Margaret Attwood's op-ed piece from the NY Times, A Matter of Life and Debt, (21 October 2008) is an interesting item about what debt and credit mean to the people involved. I like her notion that it is people and a sense of fairness that makes it work at all.
I was particularly taken by her discussion of fairness and what happens when the contract is broken (emphasis mine).
Once you start looking at life through these spectacles, debtor-creditor relationships play out in fascinating ways. In many religions, for instance. The version of the Lord’s Prayer I memorized as a child included the line, “Forgive us our debts as we forgive our debtors.” In Aramaic, the language that Jesus himself spoke, the word for “debt” and the word for “sin” are the same. And although many people assume that “debts” in these contexts refer to spiritual debts or trespasses, debts are also considered sins. If you don’t pay back what’s owed, you cause harm to others.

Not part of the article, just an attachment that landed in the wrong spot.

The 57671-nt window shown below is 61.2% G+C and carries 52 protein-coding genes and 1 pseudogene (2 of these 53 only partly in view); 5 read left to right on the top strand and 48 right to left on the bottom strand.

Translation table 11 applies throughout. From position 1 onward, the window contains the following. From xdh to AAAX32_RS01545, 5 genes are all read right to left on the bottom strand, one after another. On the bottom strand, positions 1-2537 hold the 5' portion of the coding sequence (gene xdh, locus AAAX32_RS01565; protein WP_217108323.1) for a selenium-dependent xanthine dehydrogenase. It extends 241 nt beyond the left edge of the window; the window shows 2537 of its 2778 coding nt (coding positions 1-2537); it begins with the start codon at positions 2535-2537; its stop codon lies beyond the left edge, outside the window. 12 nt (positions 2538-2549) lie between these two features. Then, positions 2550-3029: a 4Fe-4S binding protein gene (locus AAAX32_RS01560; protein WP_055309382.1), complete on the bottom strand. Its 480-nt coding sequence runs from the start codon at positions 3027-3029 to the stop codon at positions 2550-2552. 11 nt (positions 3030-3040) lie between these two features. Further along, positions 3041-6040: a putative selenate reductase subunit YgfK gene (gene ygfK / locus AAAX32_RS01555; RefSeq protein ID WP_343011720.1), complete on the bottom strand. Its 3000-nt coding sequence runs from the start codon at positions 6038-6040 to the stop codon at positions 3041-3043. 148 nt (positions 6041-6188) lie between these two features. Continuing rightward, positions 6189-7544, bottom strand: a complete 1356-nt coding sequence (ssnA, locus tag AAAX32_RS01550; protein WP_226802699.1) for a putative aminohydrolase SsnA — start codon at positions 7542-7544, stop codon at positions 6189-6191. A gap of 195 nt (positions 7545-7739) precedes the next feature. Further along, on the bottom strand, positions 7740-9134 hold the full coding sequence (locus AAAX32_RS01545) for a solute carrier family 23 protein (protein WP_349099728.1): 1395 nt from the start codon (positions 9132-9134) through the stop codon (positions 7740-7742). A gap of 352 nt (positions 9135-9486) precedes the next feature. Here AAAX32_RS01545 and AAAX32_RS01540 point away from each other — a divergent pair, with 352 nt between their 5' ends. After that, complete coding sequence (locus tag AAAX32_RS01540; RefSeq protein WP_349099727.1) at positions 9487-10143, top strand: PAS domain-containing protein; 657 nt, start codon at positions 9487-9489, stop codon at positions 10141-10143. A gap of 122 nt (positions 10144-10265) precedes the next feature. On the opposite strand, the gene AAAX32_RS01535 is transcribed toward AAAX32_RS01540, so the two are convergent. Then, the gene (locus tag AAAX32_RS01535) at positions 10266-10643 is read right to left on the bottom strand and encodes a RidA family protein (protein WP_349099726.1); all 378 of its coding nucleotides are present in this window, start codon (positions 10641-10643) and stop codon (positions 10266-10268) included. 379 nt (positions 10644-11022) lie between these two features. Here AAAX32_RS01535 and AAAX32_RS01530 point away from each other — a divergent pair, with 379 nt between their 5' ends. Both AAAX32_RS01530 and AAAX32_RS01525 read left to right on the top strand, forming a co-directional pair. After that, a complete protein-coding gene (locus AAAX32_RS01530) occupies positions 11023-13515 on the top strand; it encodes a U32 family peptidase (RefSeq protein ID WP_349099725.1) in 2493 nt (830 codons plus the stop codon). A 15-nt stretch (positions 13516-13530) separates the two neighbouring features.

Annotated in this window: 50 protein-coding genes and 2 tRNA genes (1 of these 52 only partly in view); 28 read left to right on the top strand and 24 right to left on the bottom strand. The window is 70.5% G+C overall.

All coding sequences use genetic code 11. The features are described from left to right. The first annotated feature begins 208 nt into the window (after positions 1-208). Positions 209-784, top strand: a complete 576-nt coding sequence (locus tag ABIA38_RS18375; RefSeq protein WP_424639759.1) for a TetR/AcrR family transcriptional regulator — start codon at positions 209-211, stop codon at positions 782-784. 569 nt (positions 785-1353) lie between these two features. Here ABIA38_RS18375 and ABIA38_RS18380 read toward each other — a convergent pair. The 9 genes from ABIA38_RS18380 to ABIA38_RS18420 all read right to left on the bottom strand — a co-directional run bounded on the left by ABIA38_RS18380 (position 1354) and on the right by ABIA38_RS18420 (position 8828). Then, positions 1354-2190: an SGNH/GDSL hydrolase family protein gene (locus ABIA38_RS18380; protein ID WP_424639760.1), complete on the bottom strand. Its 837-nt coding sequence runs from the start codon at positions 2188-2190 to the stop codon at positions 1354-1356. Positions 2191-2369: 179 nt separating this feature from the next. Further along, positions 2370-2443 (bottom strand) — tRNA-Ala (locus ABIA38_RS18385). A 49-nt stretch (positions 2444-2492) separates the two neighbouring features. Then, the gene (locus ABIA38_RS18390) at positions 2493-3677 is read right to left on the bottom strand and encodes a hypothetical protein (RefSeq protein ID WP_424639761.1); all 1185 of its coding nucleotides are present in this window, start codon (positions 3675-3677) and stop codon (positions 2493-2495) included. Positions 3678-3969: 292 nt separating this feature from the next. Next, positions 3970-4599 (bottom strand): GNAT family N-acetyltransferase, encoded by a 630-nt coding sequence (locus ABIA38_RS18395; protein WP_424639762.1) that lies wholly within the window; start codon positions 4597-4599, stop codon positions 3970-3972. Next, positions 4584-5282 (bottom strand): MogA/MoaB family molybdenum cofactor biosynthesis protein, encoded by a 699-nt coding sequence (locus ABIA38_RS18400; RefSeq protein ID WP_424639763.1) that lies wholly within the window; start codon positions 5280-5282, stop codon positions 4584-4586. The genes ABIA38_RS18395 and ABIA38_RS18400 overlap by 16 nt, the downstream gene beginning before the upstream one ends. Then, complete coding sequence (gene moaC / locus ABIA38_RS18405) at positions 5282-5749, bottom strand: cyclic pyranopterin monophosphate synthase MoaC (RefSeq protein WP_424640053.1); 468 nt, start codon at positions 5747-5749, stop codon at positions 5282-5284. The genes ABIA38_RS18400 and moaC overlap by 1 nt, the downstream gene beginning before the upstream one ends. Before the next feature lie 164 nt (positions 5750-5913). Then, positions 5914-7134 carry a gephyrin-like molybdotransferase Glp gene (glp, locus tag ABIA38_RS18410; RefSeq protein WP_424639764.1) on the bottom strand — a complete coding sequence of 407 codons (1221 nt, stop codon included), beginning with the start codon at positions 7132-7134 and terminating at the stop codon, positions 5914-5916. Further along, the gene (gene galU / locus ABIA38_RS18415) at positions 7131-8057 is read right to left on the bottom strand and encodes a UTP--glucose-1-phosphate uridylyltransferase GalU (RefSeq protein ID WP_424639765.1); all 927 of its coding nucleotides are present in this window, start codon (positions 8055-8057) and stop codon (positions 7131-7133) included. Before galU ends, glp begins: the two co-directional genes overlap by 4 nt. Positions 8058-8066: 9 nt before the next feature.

This is a key aspect of interpersonal relationships. If I break a promise to you, not only do I look bad, but it harms you. You expect less of me. You may even expect less of others in a similar situation. And that decreases your ability to pursue your own happiness. While this may seem obvious, much of the discussion around this topic suggests that the person who breaks the promise is injured with little discussion about the other person (or organization) in question.
I think there is a parallel here with one of my favorites: Whenever I am upset, I am in the wrong. This is regardless of the cause.
[via Dave Snowden]